Post-election Joven, Matta, and Swanner joined in efforts to either seriously curtail game room activities and their proliferation or possibly rid the city entirely through the enactment of new city ordinances. Despite a recently decided case by the Texas Second Court of Appeals out of Ft. Worth, which held that game room gambling violated the Texas Constitution, both Marrero and Brooks worked to stymie the City Council’s ordinance efforts citing a number of unfounded reasons why the city couldn’t simply shut down or restrict game rooms. Attorney Brooks often fell back on provisions in the Texas Occupational Code which had been deemed by the Court not to apply to game room activities. Marrero’s motivation appeared to be the continued collection of game room license fees which had steadily risen to almost $750,000 per year with many of the city’s 32 game rooms paying in excess of $25,000 per year in fees. To no avail Council repeatedly asked Marrero and Assistant City Manager Cindy Muncy for details on the payments received, where the fees were logged in the City’s accounts, and where the funds were spent inside the city. Under current Texas law any game room fees collected could only be spent on game room regulation enforcement but no evidence was provided by Marrero or Muncy indicating how the collected fees were spent.
EMERGENCY WORKER PAY INCREASES
Citing the loss of over 180 critical staff from Odessa Fire/Rescue (OFR) ranks during the past two years, Councilmember Swanner was joined by Councilmember Matta to investigate what could be done to stem the flow of personnel losses. Swanner and Matta met with Fire Chief Alvarez and City Manager Marrero to determine what the Odessa City Council could do to help OFR, but quickly discovered a disconnect between what they were told by Chief Alvarez and the OFR rank and file that reached out to them to discuss Odessa OFR’s lack of competitive pay and morale problems.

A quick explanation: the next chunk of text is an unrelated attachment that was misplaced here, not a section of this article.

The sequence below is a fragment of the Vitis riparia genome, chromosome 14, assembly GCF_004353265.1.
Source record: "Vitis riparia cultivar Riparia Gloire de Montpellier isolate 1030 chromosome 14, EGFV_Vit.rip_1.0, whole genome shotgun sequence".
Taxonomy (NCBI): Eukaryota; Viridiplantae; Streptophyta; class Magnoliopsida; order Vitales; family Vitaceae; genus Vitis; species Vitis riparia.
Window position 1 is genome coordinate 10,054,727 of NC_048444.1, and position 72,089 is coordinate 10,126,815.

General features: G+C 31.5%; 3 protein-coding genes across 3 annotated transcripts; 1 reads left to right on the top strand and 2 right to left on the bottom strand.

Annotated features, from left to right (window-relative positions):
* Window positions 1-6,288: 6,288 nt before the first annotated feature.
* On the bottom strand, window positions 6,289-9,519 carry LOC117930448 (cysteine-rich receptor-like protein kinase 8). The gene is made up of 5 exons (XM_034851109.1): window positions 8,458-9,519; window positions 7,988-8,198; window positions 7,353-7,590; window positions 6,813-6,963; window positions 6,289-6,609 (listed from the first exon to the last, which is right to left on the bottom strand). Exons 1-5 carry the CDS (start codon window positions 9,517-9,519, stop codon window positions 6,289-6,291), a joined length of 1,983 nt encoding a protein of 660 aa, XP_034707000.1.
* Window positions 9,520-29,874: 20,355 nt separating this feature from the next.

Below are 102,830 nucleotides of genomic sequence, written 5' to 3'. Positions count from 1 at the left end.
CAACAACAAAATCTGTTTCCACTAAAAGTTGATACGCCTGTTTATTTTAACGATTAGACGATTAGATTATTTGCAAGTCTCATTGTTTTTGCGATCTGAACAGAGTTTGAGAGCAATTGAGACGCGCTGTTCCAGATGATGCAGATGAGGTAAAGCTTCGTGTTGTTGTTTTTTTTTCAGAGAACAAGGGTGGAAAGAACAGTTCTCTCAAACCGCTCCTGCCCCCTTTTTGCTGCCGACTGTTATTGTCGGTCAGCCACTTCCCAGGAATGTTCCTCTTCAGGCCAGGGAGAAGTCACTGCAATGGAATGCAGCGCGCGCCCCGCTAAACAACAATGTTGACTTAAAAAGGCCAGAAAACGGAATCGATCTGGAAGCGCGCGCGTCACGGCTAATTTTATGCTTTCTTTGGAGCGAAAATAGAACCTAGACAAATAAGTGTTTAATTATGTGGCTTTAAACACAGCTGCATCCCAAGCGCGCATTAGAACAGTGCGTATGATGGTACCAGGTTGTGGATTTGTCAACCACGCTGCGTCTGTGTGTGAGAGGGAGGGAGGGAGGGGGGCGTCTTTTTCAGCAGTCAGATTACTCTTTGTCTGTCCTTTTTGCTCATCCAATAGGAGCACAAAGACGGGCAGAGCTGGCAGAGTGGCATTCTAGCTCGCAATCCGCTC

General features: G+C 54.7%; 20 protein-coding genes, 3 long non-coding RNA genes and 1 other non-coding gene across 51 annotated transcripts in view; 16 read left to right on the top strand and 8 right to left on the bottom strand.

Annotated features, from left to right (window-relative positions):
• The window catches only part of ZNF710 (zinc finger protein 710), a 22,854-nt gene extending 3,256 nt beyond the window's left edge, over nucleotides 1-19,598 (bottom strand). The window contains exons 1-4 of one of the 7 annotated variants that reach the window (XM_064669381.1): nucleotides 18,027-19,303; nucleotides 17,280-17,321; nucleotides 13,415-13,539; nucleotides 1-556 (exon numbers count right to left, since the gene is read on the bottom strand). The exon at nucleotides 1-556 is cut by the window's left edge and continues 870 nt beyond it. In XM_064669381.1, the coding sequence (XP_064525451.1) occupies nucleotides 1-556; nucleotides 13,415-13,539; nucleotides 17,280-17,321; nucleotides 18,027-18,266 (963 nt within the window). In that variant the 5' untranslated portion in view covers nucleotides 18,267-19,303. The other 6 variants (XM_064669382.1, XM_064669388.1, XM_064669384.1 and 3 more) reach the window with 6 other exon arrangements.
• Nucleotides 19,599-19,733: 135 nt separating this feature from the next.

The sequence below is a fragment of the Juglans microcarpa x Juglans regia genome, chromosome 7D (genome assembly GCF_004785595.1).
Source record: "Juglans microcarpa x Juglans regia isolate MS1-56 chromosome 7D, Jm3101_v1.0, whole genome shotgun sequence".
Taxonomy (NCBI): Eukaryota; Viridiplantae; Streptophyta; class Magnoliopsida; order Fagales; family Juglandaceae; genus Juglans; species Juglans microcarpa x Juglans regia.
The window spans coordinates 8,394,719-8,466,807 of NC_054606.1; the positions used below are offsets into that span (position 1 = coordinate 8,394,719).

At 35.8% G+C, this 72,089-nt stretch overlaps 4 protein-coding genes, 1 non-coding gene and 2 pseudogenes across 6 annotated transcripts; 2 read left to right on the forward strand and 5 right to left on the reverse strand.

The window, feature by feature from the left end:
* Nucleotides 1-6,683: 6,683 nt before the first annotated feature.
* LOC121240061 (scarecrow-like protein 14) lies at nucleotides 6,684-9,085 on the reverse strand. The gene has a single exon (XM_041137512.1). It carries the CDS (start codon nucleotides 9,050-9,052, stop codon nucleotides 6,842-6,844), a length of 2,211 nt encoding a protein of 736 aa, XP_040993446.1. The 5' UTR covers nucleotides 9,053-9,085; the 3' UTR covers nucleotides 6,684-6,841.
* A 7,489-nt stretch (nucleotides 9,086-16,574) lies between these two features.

Swanner and Matta were told by OFR personnel that a salary study had been completed by CPS HR Consulting in 2019/2020 which showed Odessa was behind the ball in firefighter salaries and that they had been told by Alvarez and Marrero that these issues had been brought before the 2020 Council but that the Council had declined in offering recommended pay increases. According to Council agendas no such requests were presented to the Odessa City Council during 2020 or 2021.
Relying on her own research, Swanner began to aggressively push for increased wages but was repeatedly rebuffed by Marrero and a voting block of four – Thompson, White, Willis, and Sprawls – who claimed the city couldn’t afford to increase emergency worker salaries and cited the need to complete a newly ordered salary study from Evergreen Solutions before moving forward with any raises. Frustrated by the continued missed deadlines to complete the study and citing the need to move forward as OFR was losing additional personnel monthly and was currently seriously understaffed, Swanner and Matta placed increasing OFR salaries on Council’s agenda on several occasions.